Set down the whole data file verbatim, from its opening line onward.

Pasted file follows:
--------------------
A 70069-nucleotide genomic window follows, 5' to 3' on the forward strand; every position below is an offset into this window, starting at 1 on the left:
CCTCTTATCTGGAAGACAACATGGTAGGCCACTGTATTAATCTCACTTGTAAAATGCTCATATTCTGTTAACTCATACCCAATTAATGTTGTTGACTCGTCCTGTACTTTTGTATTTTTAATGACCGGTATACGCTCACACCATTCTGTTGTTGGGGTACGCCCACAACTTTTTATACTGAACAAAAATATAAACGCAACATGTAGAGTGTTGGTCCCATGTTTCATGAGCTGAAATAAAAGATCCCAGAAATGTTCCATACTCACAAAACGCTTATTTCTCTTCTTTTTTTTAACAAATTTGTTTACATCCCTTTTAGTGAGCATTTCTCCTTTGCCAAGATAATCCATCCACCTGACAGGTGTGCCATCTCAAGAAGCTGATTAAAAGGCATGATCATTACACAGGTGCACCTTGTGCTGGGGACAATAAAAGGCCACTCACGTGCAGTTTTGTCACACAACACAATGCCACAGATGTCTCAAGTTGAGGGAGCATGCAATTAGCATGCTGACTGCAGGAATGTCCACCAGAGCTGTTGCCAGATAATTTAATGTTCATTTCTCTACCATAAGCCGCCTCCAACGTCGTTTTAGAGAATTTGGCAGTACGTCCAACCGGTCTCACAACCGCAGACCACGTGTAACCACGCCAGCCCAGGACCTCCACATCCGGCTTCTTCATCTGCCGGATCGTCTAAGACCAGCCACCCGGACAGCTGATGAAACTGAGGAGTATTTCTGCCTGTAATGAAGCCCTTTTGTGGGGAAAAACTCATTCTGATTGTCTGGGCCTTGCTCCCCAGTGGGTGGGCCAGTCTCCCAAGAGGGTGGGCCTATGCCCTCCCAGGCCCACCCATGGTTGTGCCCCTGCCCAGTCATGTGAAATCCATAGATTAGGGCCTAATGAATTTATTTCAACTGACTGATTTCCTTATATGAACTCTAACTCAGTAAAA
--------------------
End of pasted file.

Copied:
A 70069-nucleotide genomic window follows, 5' to 3' on the forward strand; every position below is an offset into this window, starting at 1 on the left:
CCTCTTATCTGGAAGACAACATGGTAGGCCACTGTATTAATCTCACTTGTAAAATGCTCATATTCTGTTAACTCATACCCAATTAATGTTGTTGACTCGTCCTGTACTTTTGTATTTTTAATGACCGGTATACGCTCACACCATTCTGTTGTTGGGGTACGCCCACAACTTTTTATACTGAACAAAAATATAAACGCAACATGTAGAGTGTTGGTCCCATGTTTCATGAGCTGAAATAAAAGATCCCAGAAATGTTCCATACTCACAAAACGCTTATTTCTCTTCTTTTTTTTAACAAATTTGTTTACATCCCTTTTAGTGAGCATTTCTCCTTTGCCAAGATAATCCATCCACCTGACAGGTGTGCCATCTCAAGAAGCTGATTAAAAGGCATGATCATTACACAGGTGCACCTTGTGCTGGGGACAATAAAAGGCCACTCACGTGCAGTTTTGTCACACAACACAATGCCACAGATGTCTCAAGTTGAGGGAGCATGCAATTAGCATGCTGACTGCAGGAATGTCCACCAGAGCTGTTGCCAGATAATTTAATGTTCATTTCTCTACCATAAGCCGCCTCCAACGTCGTTTTAGAGAATTTGGCAGTACGTCCAACCGGTCTCACAACCGCAGACCACGTGTAACCACGCCAGCCCAGGACCTCCACATCCGGCTTCTTCATCTGCCGGATCGTCTAAGACCAGCCACCCGGACAGCTGATGAAACTGAGGAGTATTTCTGCCTGTAATGAAGCCCTTTTGTGGGGAAAAACTCATTCTGATTGTCTGGGCCTTGCTCCCCAGTGGGTGGGCCAGTCTCCCAAGAGGGTGGGCCTATGCCCTCCCAGGCCCACCCATGGTTGTGCCCCTGCCCAGTCATGTGAAATCCATAGATTAGGGCCTAATGAATTTATTTCAACTGACTGATTTCCTTATATGAACTCTAACTCAGTAAAA